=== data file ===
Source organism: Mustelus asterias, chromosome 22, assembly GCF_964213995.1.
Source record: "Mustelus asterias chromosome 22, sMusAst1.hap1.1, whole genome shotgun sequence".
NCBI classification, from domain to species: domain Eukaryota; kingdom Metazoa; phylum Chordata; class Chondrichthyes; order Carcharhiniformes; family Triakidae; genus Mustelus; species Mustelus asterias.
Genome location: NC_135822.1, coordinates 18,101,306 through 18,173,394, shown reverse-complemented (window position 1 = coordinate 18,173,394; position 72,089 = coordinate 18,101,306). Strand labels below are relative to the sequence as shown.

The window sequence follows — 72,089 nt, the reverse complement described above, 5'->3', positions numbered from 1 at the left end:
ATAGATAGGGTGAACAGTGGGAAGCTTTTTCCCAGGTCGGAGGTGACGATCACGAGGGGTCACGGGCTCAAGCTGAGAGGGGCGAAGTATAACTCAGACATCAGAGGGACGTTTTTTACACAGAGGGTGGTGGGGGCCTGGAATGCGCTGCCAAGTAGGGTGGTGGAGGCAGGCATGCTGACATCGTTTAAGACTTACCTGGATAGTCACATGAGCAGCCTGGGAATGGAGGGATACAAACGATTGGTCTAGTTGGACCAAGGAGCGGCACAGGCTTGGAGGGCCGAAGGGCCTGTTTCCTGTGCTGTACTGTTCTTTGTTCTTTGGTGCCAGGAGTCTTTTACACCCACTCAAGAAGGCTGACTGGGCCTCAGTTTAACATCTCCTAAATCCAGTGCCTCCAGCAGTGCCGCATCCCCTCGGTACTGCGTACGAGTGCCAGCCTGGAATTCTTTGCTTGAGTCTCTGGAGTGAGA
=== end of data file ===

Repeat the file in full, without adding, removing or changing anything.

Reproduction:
Source organism: Mustelus asterias, chromosome 22, assembly GCF_964213995.1.
Source record: "Mustelus asterias chromosome 22, sMusAst1.hap1.1, whole genome shotgun sequence".
NCBI classification, from domain to species: domain Eukaryota; kingdom Metazoa; phylum Chordata; class Chondrichthyes; order Carcharhiniformes; family Triakidae; genus Mustelus; species Mustelus asterias.
Genome location: NC_135822.1, coordinates 18,101,306 through 18,173,394, shown reverse-complemented (window position 1 = coordinate 18,173,394; position 72,089 = coordinate 18,101,306). Strand labels below are relative to the sequence as shown.

The window sequence follows — 72,089 nt, the reverse complement described above, 5'->3', positions numbered from 1 at the left end:
ATAGATAGGGTGAACAGTGGGAAGCTTTTTCCCAGGTCGGAGGTGACGATCACGAGGGGTCACGGGCTCAAGCTGAGAGGGGCGAAGTATAACTCAGACATCAGAGGGACGTTTTTTACACAGAGGGTGGTGGGGGCCTGGAATGCGCTGCCAAGTAGGGTGGTGGAGGCAGGCATGCTGACATCGTTTAAGACTTACCTGGATAGTCACATGAGCAGCCTGGGAATGGAGGGATACAAACGATTGGTCTAGTTGGACCAAGGAGCGGCACAGGCTTGGAGGGCCGAAGGGCCTGTTTCCTGTGCTGTACTGTTCTTTGTTCTTTGGTGCCAGGAGTCTTTTACACCCACTCAAGAAGGCTGACTGGGCCTCAGTTTAACATCTCCTAAATCCAGTGCCTCCAGCAGTGCCGCATCCCCTCGGTACTGCGTACGAGTGCCAGCCTGGAATTCTTTGCTTGAGTCTCTGGAGTGAGA